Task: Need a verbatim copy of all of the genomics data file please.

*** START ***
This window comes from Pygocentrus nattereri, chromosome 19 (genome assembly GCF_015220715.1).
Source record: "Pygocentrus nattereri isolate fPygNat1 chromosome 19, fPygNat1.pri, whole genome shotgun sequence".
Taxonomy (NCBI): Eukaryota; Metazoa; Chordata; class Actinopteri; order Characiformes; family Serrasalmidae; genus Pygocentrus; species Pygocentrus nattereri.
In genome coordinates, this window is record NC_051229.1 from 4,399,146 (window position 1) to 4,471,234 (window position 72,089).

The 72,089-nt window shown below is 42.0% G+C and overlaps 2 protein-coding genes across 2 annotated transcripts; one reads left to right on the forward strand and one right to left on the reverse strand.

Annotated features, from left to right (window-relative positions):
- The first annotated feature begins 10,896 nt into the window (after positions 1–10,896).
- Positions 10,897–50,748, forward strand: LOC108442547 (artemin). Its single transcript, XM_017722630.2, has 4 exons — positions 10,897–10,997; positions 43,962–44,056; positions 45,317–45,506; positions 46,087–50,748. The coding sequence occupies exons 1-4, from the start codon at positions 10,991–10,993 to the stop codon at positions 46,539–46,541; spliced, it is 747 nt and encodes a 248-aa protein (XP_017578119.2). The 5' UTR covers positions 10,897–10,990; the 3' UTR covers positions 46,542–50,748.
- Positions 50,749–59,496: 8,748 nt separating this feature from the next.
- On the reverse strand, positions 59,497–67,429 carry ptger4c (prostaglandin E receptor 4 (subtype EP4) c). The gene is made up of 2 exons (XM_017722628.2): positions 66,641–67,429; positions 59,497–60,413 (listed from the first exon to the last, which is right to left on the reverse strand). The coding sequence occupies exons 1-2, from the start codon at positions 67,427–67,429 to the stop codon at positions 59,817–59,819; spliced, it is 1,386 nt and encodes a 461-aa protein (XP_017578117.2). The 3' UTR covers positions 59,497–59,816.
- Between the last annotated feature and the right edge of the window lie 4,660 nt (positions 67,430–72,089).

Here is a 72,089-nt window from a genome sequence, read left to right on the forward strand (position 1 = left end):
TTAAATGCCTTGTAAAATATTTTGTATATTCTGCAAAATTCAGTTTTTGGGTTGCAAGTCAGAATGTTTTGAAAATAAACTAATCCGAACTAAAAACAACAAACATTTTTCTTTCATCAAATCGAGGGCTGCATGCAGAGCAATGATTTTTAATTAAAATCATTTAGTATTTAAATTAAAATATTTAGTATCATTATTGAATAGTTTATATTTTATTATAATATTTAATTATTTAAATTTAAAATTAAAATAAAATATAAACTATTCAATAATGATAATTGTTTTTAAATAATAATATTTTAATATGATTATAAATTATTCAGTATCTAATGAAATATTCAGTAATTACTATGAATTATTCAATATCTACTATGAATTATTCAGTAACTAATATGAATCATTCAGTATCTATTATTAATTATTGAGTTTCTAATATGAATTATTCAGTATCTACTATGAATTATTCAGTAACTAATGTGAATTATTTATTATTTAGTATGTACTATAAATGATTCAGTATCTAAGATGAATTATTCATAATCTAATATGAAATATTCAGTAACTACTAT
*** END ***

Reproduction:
This window comes from Pygocentrus nattereri, chromosome 19 (genome assembly GCF_015220715.1).
Source record: "Pygocentrus nattereri isolate fPygNat1 chromosome 19, fPygNat1.pri, whole genome shotgun sequence".
Taxonomy (NCBI): Eukaryota; Metazoa; Chordata; class Actinopteri; order Characiformes; family Serrasalmidae; genus Pygocentrus; species Pygocentrus nattereri.
In genome coordinates, this window is record NC_051229.1 from 4,399,146 (window position 1) to 4,471,234 (window position 72,089).

The 72,089-nt window shown below is 42.0% G+C and overlaps 2 protein-coding genes across 2 annotated transcripts; one reads left to right on the forward strand and one right to left on the reverse strand.

Annotated features, from left to right (window-relative positions):
- The first annotated feature begins 10,896 nt into the window (after positions 1–10,896).
- Positions 10,897–50,748, forward strand: LOC108442547 (artemin). Its single transcript, XM_017722630.2, has 4 exons — positions 10,897–10,997; positions 43,962–44,056; positions 45,317–45,506; positions 46,087–50,748. The coding sequence occupies exons 1-4, from the start codon at positions 10,991–10,993 to the stop codon at positions 46,539–46,541; spliced, it is 747 nt and encodes a 248-aa protein (XP_017578119.2). The 5' UTR covers positions 10,897–10,990; the 3' UTR covers positions 46,542–50,748.
- Positions 50,749–59,496: 8,748 nt separating this feature from the next.
- On the reverse strand, positions 59,497–67,429 carry ptger4c (prostaglandin E receptor 4 (subtype EP4) c). The gene is made up of 2 exons (XM_017722628.2): positions 66,641–67,429; positions 59,497–60,413 (listed from the first exon to the last, which is right to left on the reverse strand). The coding sequence occupies exons 1-2, from the start codon at positions 67,427–67,429 to the stop codon at positions 59,817–59,819; spliced, it is 1,386 nt and encodes a 461-aa protein (XP_017578117.2). The 3' UTR covers positions 59,497–59,816.
- Between the last annotated feature and the right edge of the window lie 4,660 nt (positions 67,430–72,089).

Here is a 72,089-nt window from a genome sequence, read left to right on the forward strand (position 1 = left end):
TTAAATGCCTTGTAAAATATTTTGTATATTCTGCAAAATTCAGTTTTTGGGTTGCAAGTCAGAATGTTTTGAAAATAAACTAATCCGAACTAAAAACAACAAACATTTTTCTTTCATCAAATCGAGGGCTGCATGCAGAGCAATGATTTTTAATTAAAATCATTTAGTATTTAAATTAAAATATTTAGTATCATTATTGAATAGTTTATATTTTATTATAATATTTAATTATTTAAATTTAAAATTAAAATAAAATATAAACTATTCAATAATGATAATTGTTTTTAAATAATAATATTTTAATATGATTATAAATTATTCAGTATCTAATGAAATATTCAGTAATTACTATGAATTATTCAATATCTACTATGAATTATTCAGTAACTAATATGAATCATTCAGTATCTATTATTAATTATTGAGTTTCTAATATGAATTATTCAGTATCTACTATGAATTATTCAGTAACTAATGTGAATTATTTATTATTTAGTATGTACTATAAATGATTCAGTATCTAAGATGAATTATTCATAATCTAATATGAAATATTCAGTAACTACTAT